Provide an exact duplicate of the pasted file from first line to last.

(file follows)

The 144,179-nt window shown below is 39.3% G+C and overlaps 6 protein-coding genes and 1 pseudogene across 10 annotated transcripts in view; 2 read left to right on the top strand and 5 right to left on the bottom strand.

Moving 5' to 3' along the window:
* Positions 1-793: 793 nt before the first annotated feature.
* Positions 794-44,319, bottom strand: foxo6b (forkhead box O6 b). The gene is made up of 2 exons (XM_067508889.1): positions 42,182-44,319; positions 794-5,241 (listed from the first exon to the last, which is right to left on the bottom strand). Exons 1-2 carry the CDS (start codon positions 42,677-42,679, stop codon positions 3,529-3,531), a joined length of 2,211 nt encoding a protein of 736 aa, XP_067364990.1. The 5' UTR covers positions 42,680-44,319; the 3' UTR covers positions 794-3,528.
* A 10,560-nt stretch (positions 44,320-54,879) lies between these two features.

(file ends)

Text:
The 144,179-nt window shown below is 39.3% G+C and overlaps 6 protein-coding genes and 1 pseudogene across 10 annotated transcripts in view; 2 read left to right on the top strand and 5 right to left on the bottom strand.

Moving 5' to 3' along the window:
* Positions 1-793: 793 nt before the first annotated feature.
* Positions 794-44,319, bottom strand: foxo6b (forkhead box O6 b). The gene is made up of 2 exons (XM_067508889.1): positions 42,182-44,319; positions 794-5,241 (listed from the first exon to the last, which is right to left on the bottom strand). Exons 1-2 carry the CDS (start codon positions 42,677-42,679, stop codon positions 3,529-3,531), a joined length of 2,211 nt encoding a protein of 736 aa, XP_067364990.1. The 5' UTR covers positions 42,680-44,319; the 3' UTR covers positions 794-3,528.
* A 10,560-nt stretch (positions 44,320-54,879) lies between these two features.